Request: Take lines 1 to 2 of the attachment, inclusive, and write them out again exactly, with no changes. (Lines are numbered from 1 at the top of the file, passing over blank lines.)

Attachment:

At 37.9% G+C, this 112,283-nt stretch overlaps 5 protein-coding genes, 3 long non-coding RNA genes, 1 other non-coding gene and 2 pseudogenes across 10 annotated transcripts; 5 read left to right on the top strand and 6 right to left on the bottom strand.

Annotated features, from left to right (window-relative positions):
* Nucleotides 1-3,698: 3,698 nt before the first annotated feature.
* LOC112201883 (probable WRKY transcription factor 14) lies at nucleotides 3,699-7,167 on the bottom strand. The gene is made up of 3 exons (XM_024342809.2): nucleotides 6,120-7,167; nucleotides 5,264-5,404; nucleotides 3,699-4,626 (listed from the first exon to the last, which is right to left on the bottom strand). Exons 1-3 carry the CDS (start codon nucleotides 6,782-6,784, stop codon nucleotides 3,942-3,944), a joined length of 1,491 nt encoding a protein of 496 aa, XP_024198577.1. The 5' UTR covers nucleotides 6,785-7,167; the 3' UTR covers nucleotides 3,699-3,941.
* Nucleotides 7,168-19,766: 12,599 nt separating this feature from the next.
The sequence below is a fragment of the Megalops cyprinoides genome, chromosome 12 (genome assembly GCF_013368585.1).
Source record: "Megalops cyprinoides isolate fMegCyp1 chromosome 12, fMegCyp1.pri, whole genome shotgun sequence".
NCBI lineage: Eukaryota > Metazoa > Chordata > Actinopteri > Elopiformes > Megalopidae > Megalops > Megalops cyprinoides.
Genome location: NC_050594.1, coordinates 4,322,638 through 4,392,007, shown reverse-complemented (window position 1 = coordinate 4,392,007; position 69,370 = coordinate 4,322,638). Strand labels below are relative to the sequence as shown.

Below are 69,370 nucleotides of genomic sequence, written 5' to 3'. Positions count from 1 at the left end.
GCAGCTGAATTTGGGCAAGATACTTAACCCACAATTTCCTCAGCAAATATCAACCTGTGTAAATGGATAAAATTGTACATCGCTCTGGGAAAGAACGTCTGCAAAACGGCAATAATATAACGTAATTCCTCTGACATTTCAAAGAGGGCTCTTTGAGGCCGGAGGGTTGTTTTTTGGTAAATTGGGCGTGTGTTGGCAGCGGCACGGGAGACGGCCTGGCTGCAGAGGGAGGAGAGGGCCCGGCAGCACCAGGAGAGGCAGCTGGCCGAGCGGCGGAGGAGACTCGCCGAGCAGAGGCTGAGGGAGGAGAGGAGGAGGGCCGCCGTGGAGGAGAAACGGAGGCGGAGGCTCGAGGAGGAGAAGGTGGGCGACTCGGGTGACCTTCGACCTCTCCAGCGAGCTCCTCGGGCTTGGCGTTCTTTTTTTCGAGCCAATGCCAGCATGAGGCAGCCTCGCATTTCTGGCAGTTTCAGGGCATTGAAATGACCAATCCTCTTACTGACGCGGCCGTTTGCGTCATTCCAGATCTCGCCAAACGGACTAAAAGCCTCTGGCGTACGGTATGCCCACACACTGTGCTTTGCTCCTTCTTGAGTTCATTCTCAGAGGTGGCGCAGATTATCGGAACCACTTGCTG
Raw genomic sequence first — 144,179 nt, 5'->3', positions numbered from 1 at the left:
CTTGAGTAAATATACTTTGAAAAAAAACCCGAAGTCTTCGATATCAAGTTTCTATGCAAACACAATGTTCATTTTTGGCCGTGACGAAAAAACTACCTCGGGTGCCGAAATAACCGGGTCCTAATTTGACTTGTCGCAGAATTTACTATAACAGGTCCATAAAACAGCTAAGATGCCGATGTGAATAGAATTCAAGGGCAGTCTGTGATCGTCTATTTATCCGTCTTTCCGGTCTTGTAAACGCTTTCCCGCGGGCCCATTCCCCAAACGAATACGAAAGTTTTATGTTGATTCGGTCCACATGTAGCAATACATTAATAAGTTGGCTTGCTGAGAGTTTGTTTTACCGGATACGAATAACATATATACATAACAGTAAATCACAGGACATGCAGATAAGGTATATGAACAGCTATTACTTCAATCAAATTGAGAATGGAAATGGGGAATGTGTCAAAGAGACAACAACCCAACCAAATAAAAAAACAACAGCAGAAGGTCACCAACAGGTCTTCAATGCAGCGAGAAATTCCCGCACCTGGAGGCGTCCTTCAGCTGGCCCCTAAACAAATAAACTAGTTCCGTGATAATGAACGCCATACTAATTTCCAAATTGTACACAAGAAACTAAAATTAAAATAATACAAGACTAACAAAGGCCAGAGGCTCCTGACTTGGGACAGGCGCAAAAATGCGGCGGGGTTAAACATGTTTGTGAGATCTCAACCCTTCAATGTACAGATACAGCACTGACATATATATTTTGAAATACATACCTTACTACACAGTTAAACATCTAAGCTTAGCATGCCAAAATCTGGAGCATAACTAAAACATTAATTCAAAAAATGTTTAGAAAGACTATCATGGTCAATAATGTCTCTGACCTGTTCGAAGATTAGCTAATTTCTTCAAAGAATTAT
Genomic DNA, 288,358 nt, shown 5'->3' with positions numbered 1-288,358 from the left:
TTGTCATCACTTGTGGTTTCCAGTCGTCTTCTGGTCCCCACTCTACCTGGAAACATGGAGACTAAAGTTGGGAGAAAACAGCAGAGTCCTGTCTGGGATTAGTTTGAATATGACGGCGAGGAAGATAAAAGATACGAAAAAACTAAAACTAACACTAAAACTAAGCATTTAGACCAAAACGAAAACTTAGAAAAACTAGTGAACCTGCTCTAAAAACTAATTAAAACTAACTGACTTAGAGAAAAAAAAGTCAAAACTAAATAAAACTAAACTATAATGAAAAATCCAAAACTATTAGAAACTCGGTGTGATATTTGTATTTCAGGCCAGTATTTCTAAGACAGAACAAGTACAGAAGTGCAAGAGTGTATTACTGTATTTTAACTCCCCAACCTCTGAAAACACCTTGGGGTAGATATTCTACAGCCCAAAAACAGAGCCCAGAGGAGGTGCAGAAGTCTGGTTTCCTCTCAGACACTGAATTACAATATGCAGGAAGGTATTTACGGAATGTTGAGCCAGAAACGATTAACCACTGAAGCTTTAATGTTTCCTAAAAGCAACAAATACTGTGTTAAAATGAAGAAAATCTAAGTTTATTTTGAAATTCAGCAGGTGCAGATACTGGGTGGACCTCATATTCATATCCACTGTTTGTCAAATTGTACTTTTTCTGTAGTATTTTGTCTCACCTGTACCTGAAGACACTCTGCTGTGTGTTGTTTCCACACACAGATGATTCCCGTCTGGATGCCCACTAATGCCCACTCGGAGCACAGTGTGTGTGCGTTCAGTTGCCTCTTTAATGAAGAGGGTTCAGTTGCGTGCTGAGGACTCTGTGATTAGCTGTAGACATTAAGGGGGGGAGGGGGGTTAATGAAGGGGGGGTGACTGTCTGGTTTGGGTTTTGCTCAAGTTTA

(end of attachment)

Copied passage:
At 37.9% G+C, this 112,283-nt stretch overlaps 5 protein-coding genes, 3 long non-coding RNA genes, 1 other non-coding gene and 2 pseudogenes across 10 annotated transcripts; 5 read left to right on the top strand and 6 right to left on the bottom strand.

Annotated features, from left to right (window-relative positions):